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Ch. 2, pp.87-92

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  • Yamamoto’s focus so far has been on those parts of houses used as part of public space and that, at least in the case of vernacular housing, are used in ways that are highly codified according to their respective societies yet still turn out to be basically the same thing. In this, Yamamoto sees an essential humanity that spans both time and place. It is however, dependent upon those social codes existing and being respected. Right now I’m in Perth, Australia and looking at suburban houses according to the degree to which they invite public participation into the life of the house, and how much those houses give back to the streets that are their communities. It’s easy to see how suburbia in any country is an extension of the Mulhouse worker housing model that isolated workers and their families in detached houses isolated by gardens. Suburban housing in Perth has tended to become more “private” over the past sixty or so years. On the left below is a fairly modest suburban house from the late 1940s or early 1950s. The front garden isn’t as well tended as it would have been in the past. This itself speaks of an unwillingness to participate in the community outside the house. Contemporary touches are the burglar-proof window screens and the rubbish bins for recyclables (red), garden waste (green) and general waste (a.k.a. landfill, yellow). The living room is the room on the right and, depending on the decade, would have been known as the front room, reception room, “lounge” and mist recently living room with the fireplace and the (then free standing) television in the corner. It’s easy to imagine a well tended lawn and perhaps a line of rose bushes along the path to the front door. Similar houses might have had wall about five of six courses of brick high separating the front lawn from the footpath. Either way, this front space including the porch or verandah would have been part of the house made public. Many houses with this relationship still exist, such as the street in the middle photograph.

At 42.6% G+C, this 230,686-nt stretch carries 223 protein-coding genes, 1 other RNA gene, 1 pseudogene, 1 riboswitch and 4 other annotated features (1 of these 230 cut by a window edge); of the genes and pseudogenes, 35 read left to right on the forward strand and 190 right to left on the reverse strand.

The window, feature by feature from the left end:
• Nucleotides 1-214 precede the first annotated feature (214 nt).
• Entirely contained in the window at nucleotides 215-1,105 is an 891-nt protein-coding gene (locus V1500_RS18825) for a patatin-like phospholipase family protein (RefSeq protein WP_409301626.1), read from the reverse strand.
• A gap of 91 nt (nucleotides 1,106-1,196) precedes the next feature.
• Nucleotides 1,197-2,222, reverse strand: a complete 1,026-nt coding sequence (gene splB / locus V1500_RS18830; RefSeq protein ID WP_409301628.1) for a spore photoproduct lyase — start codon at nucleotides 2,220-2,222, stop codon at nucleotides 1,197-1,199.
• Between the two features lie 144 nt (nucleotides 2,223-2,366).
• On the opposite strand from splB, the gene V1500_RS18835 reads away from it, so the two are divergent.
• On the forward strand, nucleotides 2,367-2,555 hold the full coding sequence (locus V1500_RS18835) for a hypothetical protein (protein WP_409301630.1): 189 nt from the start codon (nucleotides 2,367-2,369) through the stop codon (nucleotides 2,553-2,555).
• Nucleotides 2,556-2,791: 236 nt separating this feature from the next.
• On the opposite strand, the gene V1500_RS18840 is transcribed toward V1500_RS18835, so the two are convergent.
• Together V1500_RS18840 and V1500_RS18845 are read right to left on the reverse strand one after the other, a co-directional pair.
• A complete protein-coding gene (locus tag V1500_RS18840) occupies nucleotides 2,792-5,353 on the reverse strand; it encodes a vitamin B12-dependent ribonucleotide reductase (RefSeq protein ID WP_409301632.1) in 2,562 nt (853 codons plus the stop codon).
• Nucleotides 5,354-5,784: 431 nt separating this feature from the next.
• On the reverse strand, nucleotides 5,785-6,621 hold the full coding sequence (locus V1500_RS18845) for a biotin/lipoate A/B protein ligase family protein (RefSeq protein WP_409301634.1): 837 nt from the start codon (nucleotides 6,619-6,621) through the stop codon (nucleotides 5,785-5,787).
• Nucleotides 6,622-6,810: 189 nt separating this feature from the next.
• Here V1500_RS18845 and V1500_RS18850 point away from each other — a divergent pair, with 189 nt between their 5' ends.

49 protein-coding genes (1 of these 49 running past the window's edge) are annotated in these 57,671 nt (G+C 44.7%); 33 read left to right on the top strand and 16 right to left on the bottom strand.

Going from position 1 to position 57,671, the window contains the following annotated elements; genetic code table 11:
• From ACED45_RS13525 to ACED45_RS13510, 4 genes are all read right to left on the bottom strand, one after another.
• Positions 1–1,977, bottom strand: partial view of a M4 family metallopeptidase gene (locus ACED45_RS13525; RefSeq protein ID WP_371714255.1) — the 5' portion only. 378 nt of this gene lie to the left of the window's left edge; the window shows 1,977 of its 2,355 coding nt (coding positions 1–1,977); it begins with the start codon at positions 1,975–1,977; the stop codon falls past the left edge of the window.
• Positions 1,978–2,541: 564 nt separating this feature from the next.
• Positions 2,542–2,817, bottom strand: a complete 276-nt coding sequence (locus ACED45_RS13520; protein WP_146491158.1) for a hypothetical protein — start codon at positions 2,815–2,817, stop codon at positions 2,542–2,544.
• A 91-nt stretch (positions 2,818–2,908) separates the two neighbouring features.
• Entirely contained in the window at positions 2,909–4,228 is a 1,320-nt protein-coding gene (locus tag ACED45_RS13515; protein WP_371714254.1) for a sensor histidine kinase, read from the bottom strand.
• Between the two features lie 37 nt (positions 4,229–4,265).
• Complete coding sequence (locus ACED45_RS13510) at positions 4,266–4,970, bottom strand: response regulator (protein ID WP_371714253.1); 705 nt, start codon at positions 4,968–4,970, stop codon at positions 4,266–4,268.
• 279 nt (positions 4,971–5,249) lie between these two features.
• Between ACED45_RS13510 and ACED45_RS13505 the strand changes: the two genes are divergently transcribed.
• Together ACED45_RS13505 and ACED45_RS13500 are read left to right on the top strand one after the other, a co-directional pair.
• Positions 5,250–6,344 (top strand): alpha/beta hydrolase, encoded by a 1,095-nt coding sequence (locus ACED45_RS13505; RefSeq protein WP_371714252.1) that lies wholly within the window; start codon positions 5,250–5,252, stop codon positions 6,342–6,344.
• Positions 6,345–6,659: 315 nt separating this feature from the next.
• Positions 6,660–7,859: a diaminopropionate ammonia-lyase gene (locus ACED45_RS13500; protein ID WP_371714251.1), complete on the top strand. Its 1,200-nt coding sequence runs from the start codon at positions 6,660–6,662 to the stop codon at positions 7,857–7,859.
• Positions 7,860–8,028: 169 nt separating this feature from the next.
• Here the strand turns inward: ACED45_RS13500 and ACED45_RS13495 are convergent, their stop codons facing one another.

• The process of ‘privatization’ still isn’t 100% complete but, since the early 1970s, the front boundary wall has been becoming higher and more solid. The notion of a hard and opaque boundary between public space and private spaces peaks of notion of privacy becoming more Middle Eastern, although we can’t yet see the three-storey high fences that some back yards in Saudi Arabia have. For now in Perth, some streets are mostly walled, as in the photograph on the right.
  • The concerns that Yamamoto raises are as relevant as ever. What exactly is this privacy that we seem to value so dearly? And what do we lose in doing so? If community awareness and feeling a part of something larger than ourselves is a basic condition for the health of a human being and a society, then how is this to be restored via a more permeable boundary between public and private in places where social norms are less codified and less observed? The 1970s concept of “defensible space” was not the answer.

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Problems with the Collective as a Model

The Cité Napoleon completed in 1851, had a glass roofed atrium at its centre. (Figures, 11, 12) It was collective housing designed to help the labouring classes under Louis Napoleon. “In 1848, Napoleon III was a member of a group espousing the ideas of Fourier.” (Benjamin, Passages, Vol. 4, p.178) The configuration of Cité Napoleon was identical to that of the familistère inasmuch as dwellings were arranged around an atrium. Shared facilities included a kindergarten, baths and a drying room that were open to the local residents. Each floor had its own ablutions block and each dwelling had its own small kitchen. The building was designed so that windows facing the atrium were of transparent glass and could receive sufficient natural light from the glass roofed atrium. I visited it recently and although it is a designated cultural property, it is still being used as housing managed by the city. Several units have been divided and are now provided with the ir own kitchens and bathrooms. Before the entrance of each dwelling is a small terrace wth tables and chairs so that the residents can meet and greet each other.